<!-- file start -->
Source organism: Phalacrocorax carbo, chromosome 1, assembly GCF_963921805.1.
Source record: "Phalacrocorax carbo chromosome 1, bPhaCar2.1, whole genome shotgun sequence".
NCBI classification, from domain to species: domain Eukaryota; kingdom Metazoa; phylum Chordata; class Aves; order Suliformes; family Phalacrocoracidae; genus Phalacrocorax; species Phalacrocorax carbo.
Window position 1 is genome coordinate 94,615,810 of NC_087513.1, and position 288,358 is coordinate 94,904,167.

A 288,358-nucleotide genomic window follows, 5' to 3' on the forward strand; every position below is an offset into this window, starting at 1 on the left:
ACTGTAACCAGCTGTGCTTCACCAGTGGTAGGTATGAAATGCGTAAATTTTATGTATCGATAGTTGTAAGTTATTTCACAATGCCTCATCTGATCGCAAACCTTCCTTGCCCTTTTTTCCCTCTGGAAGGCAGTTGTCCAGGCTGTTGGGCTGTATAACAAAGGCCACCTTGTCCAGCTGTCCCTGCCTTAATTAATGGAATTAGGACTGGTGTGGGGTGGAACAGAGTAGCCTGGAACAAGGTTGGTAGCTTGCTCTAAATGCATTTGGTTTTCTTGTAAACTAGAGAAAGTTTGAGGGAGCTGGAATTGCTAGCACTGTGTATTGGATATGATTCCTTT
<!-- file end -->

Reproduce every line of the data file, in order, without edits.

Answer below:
Source organism: Phalacrocorax carbo, chromosome 1, assembly GCF_963921805.1.
Source record: "Phalacrocorax carbo chromosome 1, bPhaCar2.1, whole genome shotgun sequence".
NCBI classification, from domain to species: domain Eukaryota; kingdom Metazoa; phylum Chordata; class Aves; order Suliformes; family Phalacrocoracidae; genus Phalacrocorax; species Phalacrocorax carbo.
Window position 1 is genome coordinate 94,615,810 of NC_087513.1, and position 288,358 is coordinate 94,904,167.

A 288,358-nucleotide genomic window follows, 5' to 3' on the forward strand; every position below is an offset into this window, starting at 1 on the left:
ACTGTAACCAGCTGTGCTTCACCAGTGGTAGGTATGAAATGCGTAAATTTTATGTATCGATAGTTGTAAGTTATTTCACAATGCCTCATCTGATCGCAAACCTTCCTTGCCCTTTTTTCCCTCTGGAAGGCAGTTGTCCAGGCTGTTGGGCTGTATAACAAAGGCCACCTTGTCCAGCTGTCCCTGCCTTAATTAATGGAATTAGGACTGGTGTGGGGTGGAACAGAGTAGCCTGGAACAAGGTTGGTAGCTTGCTCTAAATGCATTTGGTTTTCTTGTAAACTAGAGAAAGTTTGAGGGAGCTGGAATTGCTAGCACTGTGTATTGGATATGATTCCTTT